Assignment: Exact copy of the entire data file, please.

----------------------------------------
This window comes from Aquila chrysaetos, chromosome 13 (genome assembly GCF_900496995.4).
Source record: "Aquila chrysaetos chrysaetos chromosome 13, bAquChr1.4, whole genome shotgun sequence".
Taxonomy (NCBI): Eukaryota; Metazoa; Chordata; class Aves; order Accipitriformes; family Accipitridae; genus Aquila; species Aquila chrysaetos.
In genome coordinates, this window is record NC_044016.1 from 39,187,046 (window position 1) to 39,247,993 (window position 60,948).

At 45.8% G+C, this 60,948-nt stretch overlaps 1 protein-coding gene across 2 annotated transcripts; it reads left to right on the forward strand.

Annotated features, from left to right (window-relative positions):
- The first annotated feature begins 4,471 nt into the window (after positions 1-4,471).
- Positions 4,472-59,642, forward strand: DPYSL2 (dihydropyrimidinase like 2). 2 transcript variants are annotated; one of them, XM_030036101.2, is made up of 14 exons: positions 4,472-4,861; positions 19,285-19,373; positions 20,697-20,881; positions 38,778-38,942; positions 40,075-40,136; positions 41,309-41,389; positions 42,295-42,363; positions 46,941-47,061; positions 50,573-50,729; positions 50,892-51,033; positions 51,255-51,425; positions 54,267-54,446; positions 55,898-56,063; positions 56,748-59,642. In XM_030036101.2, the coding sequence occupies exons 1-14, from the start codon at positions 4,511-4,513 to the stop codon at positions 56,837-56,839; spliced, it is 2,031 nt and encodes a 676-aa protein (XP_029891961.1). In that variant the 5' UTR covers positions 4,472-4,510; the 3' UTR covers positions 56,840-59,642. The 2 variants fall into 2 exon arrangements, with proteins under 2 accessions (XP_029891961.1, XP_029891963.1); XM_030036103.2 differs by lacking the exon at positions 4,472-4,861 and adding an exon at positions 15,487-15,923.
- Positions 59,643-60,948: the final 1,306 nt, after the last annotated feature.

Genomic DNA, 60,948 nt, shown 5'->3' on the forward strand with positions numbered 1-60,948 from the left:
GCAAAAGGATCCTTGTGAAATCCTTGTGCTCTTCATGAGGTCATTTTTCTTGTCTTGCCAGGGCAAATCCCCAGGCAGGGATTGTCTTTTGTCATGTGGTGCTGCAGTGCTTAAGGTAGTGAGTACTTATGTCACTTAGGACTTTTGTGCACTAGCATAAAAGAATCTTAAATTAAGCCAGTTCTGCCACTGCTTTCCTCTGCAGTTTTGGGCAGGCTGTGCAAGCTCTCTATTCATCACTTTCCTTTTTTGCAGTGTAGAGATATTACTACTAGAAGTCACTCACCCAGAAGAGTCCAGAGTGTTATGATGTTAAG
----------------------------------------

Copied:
This window comes from Aquila chrysaetos, chromosome 13 (genome assembly GCF_900496995.4).
Source record: "Aquila chrysaetos chrysaetos chromosome 13, bAquChr1.4, whole genome shotgun sequence".
Taxonomy (NCBI): Eukaryota; Metazoa; Chordata; class Aves; order Accipitriformes; family Accipitridae; genus Aquila; species Aquila chrysaetos.
In genome coordinates, this window is record NC_044016.1 from 39,187,046 (window position 1) to 39,247,993 (window position 60,948).

At 45.8% G+C, this 60,948-nt stretch overlaps 1 protein-coding gene across 2 annotated transcripts; it reads left to right on the forward strand.

Annotated features, from left to right (window-relative positions):
- The first annotated feature begins 4,471 nt into the window (after positions 1-4,471).
- Positions 4,472-59,642, forward strand: DPYSL2 (dihydropyrimidinase like 2). 2 transcript variants are annotated; one of them, XM_030036101.2, is made up of 14 exons: positions 4,472-4,861; positions 19,285-19,373; positions 20,697-20,881; positions 38,778-38,942; positions 40,075-40,136; positions 41,309-41,389; positions 42,295-42,363; positions 46,941-47,061; positions 50,573-50,729; positions 50,892-51,033; positions 51,255-51,425; positions 54,267-54,446; positions 55,898-56,063; positions 56,748-59,642. In XM_030036101.2, the coding sequence occupies exons 1-14, from the start codon at positions 4,511-4,513 to the stop codon at positions 56,837-56,839; spliced, it is 2,031 nt and encodes a 676-aa protein (XP_029891961.1). In that variant the 5' UTR covers positions 4,472-4,510; the 3' UTR covers positions 56,840-59,642. The 2 variants fall into 2 exon arrangements, with proteins under 2 accessions (XP_029891961.1, XP_029891963.1); XM_030036103.2 differs by lacking the exon at positions 4,472-4,861 and adding an exon at positions 15,487-15,923.
- Positions 59,643-60,948: the final 1,306 nt, after the last annotated feature.

Genomic DNA, 60,948 nt, shown 5'->3' on the forward strand with positions numbered 1-60,948 from the left:
GCAAAAGGATCCTTGTGAAATCCTTGTGCTCTTCATGAGGTCATTTTTCTTGTCTTGCCAGGGCAAATCCCCAGGCAGGGATTGTCTTTTGTCATGTGGTGCTGCAGTGCTTAAGGTAGTGAGTACTTATGTCACTTAGGACTTTTGTGCACTAGCATAAAAGAATCTTAAATTAAGCCAGTTCTGCCACTGCTTTCCTCTGCAGTTTTGGGCAGGCTGTGCAAGCTCTCTATTCATCACTTTCCTTTTTTGCAGTGTAGAGATATTACTACTAGAAGTCACTCACCCAGAAGAGTCCAGAGTGTTATGATGTTAAG